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South Metro prepares for electric car, scooter fires with new training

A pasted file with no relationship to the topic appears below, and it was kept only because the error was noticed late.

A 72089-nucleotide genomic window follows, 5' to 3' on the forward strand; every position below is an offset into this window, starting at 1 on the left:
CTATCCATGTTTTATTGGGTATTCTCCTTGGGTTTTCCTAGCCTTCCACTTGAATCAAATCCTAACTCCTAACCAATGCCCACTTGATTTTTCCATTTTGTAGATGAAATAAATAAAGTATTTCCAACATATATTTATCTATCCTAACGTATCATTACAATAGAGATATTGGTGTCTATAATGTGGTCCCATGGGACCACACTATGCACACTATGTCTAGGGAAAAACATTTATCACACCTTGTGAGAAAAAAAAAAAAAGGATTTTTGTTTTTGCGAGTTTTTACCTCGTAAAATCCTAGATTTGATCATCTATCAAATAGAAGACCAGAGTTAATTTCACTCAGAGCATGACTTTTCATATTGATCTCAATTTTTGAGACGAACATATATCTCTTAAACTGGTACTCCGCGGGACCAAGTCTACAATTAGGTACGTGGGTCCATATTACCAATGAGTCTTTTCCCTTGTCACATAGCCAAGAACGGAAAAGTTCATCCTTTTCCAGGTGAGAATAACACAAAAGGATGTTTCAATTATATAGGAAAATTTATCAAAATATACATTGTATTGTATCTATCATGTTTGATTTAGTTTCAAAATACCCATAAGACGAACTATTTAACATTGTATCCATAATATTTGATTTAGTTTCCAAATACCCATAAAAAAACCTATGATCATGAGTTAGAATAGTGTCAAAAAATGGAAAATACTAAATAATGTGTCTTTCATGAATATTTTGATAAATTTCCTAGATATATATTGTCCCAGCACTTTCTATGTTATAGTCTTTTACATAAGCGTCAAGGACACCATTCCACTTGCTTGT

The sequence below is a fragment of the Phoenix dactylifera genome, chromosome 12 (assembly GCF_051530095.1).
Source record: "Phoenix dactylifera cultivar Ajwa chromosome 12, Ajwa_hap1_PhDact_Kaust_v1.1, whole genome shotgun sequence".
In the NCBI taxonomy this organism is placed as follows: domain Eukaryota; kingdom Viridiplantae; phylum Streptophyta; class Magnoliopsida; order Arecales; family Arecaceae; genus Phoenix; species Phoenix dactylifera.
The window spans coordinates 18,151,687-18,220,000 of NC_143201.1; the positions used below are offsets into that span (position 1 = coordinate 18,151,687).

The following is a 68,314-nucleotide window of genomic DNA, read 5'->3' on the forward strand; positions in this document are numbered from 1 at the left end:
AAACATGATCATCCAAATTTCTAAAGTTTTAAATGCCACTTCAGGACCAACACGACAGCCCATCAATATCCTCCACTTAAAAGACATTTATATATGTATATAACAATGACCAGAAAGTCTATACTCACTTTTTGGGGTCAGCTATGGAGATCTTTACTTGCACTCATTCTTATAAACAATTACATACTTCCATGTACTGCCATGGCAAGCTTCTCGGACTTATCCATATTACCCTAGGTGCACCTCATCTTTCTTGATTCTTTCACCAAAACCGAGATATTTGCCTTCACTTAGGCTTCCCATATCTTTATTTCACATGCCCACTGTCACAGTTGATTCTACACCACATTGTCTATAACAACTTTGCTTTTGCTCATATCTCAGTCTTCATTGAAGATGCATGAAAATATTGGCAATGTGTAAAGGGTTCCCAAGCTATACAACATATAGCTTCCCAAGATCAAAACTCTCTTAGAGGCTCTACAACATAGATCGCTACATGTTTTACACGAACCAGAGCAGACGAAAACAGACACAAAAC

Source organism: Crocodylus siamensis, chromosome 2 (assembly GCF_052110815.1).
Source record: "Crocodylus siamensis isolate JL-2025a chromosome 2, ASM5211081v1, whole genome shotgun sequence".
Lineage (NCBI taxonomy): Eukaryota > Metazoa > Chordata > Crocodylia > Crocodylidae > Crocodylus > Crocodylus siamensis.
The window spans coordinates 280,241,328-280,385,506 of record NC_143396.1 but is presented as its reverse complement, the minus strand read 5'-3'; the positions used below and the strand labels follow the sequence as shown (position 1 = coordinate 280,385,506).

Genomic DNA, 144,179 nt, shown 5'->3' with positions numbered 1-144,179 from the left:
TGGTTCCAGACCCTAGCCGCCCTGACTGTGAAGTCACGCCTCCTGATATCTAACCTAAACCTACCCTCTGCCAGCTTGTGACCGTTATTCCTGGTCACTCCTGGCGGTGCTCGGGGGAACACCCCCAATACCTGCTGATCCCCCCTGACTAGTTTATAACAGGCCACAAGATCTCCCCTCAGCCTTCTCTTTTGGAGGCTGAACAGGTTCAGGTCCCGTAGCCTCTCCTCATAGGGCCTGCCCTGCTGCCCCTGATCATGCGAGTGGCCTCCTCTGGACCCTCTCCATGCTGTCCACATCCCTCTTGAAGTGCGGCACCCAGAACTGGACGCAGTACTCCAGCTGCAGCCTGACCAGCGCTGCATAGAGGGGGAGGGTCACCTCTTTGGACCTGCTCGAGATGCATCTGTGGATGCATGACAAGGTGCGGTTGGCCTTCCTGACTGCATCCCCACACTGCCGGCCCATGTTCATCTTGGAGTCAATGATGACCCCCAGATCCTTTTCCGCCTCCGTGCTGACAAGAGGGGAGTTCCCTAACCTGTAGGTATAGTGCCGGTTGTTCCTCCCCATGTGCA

Fires involving electric vehicles (EVs) and lithium-ion battery powered mobility devices are posing dangerous challenges to firefighters. This month, SMFR personnel are training for those incidents and preparing for a new way to fight EV fires... which may include not fighting them at all. EV and lithium-ion batteries can experience thermal runaway, a phenomenon in which the lithium-ion cell enters an uncontrollable, self-heating state. Fires can result from this and burn at extremely high temperatures up to 2,500°F, but cooling them is just the first challenge. If a lithium-ion battery combusts, it will produce hydrofluoric acid and hydrogen fluoride gas, an acute poison that is immediately dangerous to life and health. After consulting with the Colorado Department of Public Health and Environment (CDPHE) and Environmental Protection Agency (EPA), South Metro determined the safest way mitigate an EV fire is to actually let it burn itself out. Since there could be nearby exposures at risk like buildings, vehicles or vegetation, fire blankets can be used to press the pause button on fire. The core blanket material is graphite with silicon polymer exterior coating and metal chain sewed into the edges to add weight. The blanket lowers temperatures and prevents the fire from spreading, but it will not extinguish fire or stop thermal runaway. The blanket offers a quick and temporary way to secure the area before letting the vehicle burn itself out. On a smaller scale, most of us have lithium-ion battery operated devices in our homes. While those batteries are smaller, they can still lead to dangerous fires if they're not maintained and charged properly. To learn more about keeping your home safe please visit this link

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